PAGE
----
After the settlement was announced Tuesday, Julep CEO Jane Park, pictured above, took umbrage with the way the attorney general’s office characterized it in a news release, which reads in part, “Julep Beauty, Inc. and its owner Jane Park, will pay $3 million for using deceptive ‘negative option’ marketing tactics to lure consumers.”

Park says in a statement to Xconomy that the $3 million referred to in the AG’s release overstates the settlement impact to Julep, which she calculates as $500,000—$250,000 for the attorney’s fees and $250,000 in “product donations I offered to make to local women’s organizations and homeless shelters.”

The AG’s office apparently used the retail value of those products—$1 million, rather than the $250,000 cost to the company—as well as the restitution and suspended civil penalty, in calculating the $3 million total.

Park also says that her statement in the attorney general’s release—“I want to take this opportunity to acknowledge and take responsibility for Julep’s previous practices that formed the basis of the AG’s lawsuit that was settled and announced today”—was “modified to take out the context.”

She further disputes the AG’s description of Julep’s practices as “deceptive marketing,” claiming: “We have always been clear about the terms and benefits of our Maven subscription program, which is beloved by thousands of women across the country. Unlike passive subscriptions, at Julep we actively invite our Mavens to engage with us monthly, sending multiple communications prior to any charge.”

“We stand behind our press release as issued,” says Peter Lavallee, communications director for the Washington state attorney general’s office, in an e-mail to Xconomy.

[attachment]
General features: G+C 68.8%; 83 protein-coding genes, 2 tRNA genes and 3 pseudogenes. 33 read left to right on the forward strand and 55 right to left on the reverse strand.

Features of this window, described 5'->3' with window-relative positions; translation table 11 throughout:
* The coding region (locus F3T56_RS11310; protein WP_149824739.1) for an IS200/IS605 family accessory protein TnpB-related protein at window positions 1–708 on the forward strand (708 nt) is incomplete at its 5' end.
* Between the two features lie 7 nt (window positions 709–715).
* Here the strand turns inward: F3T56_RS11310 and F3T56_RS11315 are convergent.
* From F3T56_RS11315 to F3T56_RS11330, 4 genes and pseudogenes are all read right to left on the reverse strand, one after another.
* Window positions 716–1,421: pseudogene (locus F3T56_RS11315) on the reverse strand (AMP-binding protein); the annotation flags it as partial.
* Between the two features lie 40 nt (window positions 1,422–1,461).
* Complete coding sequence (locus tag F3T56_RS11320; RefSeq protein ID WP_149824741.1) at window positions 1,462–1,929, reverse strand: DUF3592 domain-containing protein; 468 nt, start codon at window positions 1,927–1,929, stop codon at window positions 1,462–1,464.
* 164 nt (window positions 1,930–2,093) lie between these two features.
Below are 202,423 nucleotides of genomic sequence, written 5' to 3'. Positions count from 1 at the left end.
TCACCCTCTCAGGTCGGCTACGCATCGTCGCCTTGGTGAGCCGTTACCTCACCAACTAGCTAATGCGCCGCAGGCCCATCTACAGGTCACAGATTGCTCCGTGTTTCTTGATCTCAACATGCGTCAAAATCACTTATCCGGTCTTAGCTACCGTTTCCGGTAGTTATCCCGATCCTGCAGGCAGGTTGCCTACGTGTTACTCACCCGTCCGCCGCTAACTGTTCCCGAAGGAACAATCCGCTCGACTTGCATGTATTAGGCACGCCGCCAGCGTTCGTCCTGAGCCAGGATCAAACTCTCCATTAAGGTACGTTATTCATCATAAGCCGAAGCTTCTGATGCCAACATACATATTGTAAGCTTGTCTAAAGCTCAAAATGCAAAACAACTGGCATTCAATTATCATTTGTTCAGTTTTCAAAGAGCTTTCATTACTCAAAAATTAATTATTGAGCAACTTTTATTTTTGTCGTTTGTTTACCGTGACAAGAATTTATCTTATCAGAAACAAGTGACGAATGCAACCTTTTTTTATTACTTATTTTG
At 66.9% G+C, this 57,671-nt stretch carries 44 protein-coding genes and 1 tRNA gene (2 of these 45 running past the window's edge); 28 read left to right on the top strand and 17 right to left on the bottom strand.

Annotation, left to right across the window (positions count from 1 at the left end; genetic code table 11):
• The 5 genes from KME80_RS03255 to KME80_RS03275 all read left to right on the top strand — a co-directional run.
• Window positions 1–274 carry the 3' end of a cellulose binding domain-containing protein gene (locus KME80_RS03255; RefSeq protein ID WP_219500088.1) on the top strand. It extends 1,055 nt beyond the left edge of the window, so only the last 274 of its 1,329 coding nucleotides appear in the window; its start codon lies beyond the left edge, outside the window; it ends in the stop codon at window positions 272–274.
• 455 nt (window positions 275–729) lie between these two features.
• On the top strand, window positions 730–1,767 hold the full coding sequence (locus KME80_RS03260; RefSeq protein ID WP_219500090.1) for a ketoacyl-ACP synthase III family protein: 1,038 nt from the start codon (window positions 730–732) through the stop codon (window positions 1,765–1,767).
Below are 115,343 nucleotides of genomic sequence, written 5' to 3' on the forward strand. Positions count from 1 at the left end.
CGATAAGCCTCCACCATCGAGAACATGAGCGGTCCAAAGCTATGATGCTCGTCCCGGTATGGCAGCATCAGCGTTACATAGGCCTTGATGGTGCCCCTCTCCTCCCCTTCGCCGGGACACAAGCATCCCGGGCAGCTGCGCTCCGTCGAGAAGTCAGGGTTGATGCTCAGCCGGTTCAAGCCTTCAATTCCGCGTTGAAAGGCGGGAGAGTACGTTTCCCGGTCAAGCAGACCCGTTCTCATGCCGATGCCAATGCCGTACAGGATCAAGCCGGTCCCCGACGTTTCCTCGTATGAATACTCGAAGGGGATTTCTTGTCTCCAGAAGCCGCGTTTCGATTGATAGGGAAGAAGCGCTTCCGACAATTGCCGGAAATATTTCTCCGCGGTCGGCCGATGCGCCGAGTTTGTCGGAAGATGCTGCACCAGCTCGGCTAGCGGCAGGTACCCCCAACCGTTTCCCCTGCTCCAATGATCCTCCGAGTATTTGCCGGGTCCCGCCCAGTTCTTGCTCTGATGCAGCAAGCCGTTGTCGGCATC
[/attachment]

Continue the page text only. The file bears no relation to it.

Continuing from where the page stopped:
(An interesting side note: Julep was represented in the matter by Ferguson’s predecessor in the attorney general’s office, Rob McKenna, who is now a partner in law firm Orrick’s Seattle office. McKenna focused on consumer protection, data, and privacy during his two terms as Washington attorney general from 2005 to 2013.)

Park characterizes the underlying issues as growing pains that are in the company’s past.

“As a startup, we experienced some operational challenges over two years ago that we addressed proactively and voluntarily, months before ever being contacted by the Attorney General’s Office,” she says in the statement. “In the summer of 2014, we experienced a period of extraordinary growth at the same time that a change in fulfillment practices caused delays in shipping. As a result, we experienced an unprecedented volume of customer service calls and we were not able to answer all of our call volume.”

In 2014, the Better Business Bureau gave Julep an “F” rating resulting in part from poor responses to consumer complaints about the Maven subscription shipments. Park addressed the Better Business Bureau rating in an interview that year with Xconomy.

Park co-founded Julep in 2006 and has raised more than $60 million from investors including Madrona Venture Group, Maveron, and Andreessen Horowitz.

Trending on Xconomy